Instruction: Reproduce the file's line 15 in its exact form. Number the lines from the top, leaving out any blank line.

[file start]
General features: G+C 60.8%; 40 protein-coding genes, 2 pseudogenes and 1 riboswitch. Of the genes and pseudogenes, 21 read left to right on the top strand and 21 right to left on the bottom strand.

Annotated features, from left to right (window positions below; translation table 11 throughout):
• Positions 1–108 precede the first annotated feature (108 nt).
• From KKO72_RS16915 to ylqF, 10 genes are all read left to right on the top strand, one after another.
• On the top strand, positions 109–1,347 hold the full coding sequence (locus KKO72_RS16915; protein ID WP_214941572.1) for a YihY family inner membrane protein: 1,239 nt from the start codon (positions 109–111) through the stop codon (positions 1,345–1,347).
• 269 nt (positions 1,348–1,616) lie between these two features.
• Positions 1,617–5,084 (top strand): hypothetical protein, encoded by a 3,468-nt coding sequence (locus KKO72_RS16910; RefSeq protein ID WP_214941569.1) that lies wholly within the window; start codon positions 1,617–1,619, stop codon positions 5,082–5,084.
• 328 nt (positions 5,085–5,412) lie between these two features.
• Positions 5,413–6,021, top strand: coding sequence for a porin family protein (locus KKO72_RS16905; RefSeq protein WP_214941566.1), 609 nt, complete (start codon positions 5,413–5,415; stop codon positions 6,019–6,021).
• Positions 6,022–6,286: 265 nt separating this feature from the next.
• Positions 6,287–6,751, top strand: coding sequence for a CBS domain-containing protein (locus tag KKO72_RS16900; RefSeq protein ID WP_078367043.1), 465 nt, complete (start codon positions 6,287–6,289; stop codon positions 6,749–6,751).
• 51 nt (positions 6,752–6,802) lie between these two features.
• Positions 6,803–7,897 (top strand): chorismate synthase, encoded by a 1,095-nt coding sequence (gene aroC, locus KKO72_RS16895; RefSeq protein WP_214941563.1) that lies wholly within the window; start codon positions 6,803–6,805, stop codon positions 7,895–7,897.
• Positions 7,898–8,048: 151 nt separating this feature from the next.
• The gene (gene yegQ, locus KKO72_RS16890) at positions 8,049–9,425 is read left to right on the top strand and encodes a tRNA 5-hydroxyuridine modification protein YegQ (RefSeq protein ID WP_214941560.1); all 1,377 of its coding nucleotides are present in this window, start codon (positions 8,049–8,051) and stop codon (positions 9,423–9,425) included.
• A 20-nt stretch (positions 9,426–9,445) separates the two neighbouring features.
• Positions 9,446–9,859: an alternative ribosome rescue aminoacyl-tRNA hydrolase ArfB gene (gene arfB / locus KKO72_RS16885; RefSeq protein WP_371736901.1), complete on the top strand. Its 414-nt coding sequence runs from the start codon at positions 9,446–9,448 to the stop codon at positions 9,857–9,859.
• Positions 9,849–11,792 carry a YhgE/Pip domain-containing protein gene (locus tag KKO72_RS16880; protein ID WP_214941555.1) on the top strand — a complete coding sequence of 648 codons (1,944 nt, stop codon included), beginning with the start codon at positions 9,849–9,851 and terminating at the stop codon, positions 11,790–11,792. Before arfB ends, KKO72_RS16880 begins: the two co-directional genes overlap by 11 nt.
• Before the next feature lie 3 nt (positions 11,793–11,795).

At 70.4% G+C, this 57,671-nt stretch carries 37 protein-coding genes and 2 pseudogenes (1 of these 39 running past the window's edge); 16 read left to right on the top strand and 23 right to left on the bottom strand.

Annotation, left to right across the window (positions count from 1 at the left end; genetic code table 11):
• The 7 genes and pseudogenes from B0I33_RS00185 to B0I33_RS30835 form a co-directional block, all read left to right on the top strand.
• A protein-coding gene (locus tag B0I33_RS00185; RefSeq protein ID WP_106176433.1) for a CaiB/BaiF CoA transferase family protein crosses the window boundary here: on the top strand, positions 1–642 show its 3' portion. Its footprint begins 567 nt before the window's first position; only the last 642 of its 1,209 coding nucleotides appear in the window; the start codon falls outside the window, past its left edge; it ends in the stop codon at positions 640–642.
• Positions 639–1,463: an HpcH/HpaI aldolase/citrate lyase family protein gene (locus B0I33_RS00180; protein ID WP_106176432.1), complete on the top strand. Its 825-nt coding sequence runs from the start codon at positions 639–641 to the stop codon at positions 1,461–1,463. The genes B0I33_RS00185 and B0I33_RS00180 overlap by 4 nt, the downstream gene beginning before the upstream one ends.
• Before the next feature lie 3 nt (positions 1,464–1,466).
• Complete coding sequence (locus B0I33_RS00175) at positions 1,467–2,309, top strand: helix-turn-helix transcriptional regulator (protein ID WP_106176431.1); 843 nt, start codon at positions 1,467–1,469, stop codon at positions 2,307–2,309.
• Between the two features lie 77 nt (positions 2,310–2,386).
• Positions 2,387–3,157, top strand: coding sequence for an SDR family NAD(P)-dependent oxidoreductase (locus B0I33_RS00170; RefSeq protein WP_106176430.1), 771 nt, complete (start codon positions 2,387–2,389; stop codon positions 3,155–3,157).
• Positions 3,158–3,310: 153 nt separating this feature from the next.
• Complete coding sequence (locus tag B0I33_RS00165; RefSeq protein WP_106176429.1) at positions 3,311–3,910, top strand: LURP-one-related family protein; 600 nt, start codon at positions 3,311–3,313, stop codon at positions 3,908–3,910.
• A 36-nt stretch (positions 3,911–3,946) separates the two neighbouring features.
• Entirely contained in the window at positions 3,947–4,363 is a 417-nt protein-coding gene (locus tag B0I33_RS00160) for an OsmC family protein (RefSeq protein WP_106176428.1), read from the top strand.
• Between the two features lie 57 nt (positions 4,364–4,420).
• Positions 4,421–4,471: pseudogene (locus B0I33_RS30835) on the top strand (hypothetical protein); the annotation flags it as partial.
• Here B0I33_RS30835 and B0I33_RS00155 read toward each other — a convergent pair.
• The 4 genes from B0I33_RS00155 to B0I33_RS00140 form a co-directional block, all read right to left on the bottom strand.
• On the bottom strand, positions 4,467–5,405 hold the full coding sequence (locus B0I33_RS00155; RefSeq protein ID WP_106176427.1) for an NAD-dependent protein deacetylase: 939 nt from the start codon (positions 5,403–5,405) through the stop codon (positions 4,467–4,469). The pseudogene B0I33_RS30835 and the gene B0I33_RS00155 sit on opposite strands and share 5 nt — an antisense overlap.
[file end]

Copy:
• The gene (gene yegQ, locus KKO72_RS16890) at positions 8,049–9,425 is read left to right on the top strand and encodes a tRNA 5-hydroxyuridine modification protein YegQ (RefSeq protein ID WP_214941560.1); all 1,377 of its coding nucleotides are present in this window, start codon (positions 8,049–8,051) and stop codon (positions 9,423–9,425) included.